In his novel entitled Outliers, Malcolm Gladwell gives a detailed discussion of the enumerable variables that lead one to success. One chapter in particular discusses the “10,000-hour rule,” a fairly well known rule, which suggests that it takes about 10,000 hours of doing something in order to master it. Some of the examples Gladwell provides include master pianists, computer programmers, and hockey players. When reading this chapter, I couldn’t help but think of how one might apply this rule to climbing.
A quick look at their Wikipedia pages will show that master climbers like Daniel Woods, Chris Sharma, and Ashima Shiraishi made some of their first extremely hard ascents right around the 10,000 hour mark (Gladwell indicates that people typically reach this mark after about 10 years). Sharma sent Biographie, the world’s first 5.15a, in 2001, and he started climbing in 1993. Just under ten years, it seems plausible that Sharma sent this just after reaching 10,000 hours or, in any case, when he was very close to reaching 10,000 hours. This year, Ashima became the first female to send V15 after having climbed for about nine years—again, presumably very close to the 10,000 hour mark. So clearly, this rule is applicable to the climbing world. What, then, are the implications of this rule for us non-elites?
To provide an extension of Gladwell’s rule: the more hours one climbs, the closer to mastery she will be. This rule serves as an explanation for the success of many climbers. Climbers who manage to send their first V10s after the age of 40 have probably clocked in around 10,000 hours of climbing by that age. Furthermore, when reading through the bios of my many fellow Evolv athletes, I noticed phrases like “getting hooked” or “getting addicted” or “falling in love” continually used to describe the athlete’s relationship with climbing. These climbers experienced an insatiable need to climb, so they clocked in hours upon hours until eventually, they were strong enough to get Evolv’s attention. Speaking anecdotally, I fell in love with climbing about four years ago. I went to my local climbing gym every single day after school, usually until 8 or 9 at night. I climbed in every moment of my free time. Doing the math, I was probably climbing between 20 and 25 hours a week. I progressed very quickly. I had a friend who started about a month before myself, yet he progressed even more quickly than myself. Any time I came to the gym, he was there, and he always left after me. We can attribute his quicker progression to a higher number of hours climbed. When I left for college, and climbed considerably less per week, this guy continued to progress, presumably climbing his usual 20-25 hours per week, resulting in his far surpassing my climbing capabilities. Thanks to Malcolm Gladwell, I now know that my aforementioned extension of the 10,000-hour rule can be to blame for the strength disparity between my friend and myself.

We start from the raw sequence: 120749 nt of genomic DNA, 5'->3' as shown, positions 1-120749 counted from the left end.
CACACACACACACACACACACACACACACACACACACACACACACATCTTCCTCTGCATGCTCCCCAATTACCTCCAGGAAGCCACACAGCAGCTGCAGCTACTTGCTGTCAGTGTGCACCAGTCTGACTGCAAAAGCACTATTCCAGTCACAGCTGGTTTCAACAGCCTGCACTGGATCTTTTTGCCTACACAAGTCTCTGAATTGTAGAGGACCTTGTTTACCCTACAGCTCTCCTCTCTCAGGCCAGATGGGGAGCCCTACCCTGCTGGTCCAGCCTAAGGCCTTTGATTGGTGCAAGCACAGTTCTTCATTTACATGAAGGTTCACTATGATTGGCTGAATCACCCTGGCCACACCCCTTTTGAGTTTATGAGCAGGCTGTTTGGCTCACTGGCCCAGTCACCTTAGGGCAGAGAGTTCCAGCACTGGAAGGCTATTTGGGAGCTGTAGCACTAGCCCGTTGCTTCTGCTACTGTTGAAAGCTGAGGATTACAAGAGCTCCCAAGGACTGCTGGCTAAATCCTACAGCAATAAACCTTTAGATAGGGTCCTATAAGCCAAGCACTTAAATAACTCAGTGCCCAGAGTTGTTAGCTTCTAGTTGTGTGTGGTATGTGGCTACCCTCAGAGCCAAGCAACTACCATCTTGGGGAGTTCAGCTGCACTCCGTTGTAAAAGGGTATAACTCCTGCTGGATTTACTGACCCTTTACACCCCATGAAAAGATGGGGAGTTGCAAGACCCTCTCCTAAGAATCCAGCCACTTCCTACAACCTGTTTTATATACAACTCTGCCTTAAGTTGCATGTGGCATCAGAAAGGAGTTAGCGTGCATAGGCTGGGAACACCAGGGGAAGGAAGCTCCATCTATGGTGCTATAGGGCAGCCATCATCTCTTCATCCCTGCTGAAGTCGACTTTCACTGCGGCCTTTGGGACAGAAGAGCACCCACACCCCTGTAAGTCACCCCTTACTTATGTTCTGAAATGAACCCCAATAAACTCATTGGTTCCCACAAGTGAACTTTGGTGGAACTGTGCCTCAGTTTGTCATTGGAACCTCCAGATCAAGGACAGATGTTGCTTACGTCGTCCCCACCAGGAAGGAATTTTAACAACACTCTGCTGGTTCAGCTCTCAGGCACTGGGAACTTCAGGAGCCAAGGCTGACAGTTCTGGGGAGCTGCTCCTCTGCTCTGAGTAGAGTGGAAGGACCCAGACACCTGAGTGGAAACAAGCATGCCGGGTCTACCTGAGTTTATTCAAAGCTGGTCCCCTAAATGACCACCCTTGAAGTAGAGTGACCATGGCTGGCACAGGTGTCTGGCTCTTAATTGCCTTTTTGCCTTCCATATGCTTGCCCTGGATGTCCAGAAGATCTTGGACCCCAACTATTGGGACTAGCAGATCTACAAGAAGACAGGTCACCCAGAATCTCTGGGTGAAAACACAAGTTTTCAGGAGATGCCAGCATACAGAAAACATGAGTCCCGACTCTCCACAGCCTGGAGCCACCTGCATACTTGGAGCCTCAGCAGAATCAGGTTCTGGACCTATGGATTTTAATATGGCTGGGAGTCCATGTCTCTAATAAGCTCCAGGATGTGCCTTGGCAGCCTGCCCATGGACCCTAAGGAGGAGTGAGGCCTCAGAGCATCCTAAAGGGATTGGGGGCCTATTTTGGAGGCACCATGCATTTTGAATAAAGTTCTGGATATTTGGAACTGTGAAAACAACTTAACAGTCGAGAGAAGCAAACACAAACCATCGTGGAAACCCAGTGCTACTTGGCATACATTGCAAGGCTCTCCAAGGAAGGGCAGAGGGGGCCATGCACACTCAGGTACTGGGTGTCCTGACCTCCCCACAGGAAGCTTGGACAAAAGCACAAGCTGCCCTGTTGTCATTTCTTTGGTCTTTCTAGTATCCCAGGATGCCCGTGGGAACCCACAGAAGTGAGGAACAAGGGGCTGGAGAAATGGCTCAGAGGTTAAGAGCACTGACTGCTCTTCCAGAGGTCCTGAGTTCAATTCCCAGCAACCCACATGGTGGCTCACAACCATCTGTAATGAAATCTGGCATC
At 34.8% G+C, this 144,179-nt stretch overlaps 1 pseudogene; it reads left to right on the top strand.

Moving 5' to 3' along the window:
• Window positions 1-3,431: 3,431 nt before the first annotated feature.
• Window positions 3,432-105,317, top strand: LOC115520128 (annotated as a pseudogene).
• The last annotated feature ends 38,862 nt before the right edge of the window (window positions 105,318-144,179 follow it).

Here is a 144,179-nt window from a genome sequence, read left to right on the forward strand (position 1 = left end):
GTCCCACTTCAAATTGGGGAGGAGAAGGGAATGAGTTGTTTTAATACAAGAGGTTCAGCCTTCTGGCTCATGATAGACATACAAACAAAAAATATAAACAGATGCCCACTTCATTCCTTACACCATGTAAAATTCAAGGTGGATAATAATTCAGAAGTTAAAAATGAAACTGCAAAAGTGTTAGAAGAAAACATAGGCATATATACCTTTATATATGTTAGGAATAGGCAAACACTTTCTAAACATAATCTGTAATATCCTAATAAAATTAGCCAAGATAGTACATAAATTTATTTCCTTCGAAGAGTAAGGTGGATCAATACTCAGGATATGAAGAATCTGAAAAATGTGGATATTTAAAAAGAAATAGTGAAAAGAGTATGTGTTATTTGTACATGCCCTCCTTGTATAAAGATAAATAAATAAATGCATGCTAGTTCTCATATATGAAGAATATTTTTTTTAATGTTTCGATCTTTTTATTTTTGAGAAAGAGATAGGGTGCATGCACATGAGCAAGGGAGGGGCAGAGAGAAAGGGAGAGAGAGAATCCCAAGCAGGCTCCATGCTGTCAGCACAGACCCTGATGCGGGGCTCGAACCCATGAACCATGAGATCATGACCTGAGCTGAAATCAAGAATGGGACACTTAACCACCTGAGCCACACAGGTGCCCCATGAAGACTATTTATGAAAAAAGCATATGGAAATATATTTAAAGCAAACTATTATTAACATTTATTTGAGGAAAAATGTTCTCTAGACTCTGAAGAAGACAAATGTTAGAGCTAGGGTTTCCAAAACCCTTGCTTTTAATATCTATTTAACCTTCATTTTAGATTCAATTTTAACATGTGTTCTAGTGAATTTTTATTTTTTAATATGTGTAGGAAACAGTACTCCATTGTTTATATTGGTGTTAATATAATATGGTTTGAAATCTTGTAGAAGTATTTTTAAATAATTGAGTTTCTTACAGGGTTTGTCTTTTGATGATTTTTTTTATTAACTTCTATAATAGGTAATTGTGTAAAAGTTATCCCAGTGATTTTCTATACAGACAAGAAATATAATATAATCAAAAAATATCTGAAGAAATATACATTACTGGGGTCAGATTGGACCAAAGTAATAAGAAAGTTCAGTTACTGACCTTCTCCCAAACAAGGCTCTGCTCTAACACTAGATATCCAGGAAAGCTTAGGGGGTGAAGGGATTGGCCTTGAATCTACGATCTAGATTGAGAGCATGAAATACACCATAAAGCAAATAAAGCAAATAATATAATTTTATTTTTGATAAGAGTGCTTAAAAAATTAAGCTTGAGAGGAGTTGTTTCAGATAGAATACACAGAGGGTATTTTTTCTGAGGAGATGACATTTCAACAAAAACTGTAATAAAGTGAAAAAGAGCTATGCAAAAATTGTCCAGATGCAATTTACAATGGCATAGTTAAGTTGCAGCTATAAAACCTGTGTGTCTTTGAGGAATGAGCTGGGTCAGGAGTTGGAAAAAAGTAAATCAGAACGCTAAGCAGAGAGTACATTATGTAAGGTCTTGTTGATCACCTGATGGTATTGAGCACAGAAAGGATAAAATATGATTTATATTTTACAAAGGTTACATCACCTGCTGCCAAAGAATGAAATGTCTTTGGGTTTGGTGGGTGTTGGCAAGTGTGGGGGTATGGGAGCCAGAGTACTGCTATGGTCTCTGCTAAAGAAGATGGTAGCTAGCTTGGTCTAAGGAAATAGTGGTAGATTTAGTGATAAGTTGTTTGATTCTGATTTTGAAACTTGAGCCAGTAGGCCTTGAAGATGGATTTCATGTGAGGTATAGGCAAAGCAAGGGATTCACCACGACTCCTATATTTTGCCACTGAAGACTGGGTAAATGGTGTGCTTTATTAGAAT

It is important to note the many variables that can facilitate one’s following of the 10,000-hour rule. Professional athletes, for example, have the free time to climb so often because it is their profession. They often come from middle- or high-income families, who can afford gym memberships or frequent outdoor trips, and the parents do not receive low wages that would require them to work 70 hours per week. Members of climbing teams likely clock in more hours than people who climb recreationally, as they are required by their coach to attend practices and climb a certain number of hours each week. People with especially weak joints, or people who are heavily injury-prone, will not be able to climb as many hours per week as others, so they might reach the 10,000 hour mark after 20 years instead of 10. This brings me to another point: climbing with the frequency of 20 hours per week can be extremely dangerous and taxing on the body. If you’re ever feeling burnt out or your joints are becoming excessively sore, you should probably not be climbing that often.
For the weekend warriors: if you do not have the free time to climb 20 hours per week, then you will have to work much harder with the time that you have. Get on a training program. Try hard. Climb smart and climb hard and you just might disprove the 10,000-hour rule. Perhaps you can still become an outlier.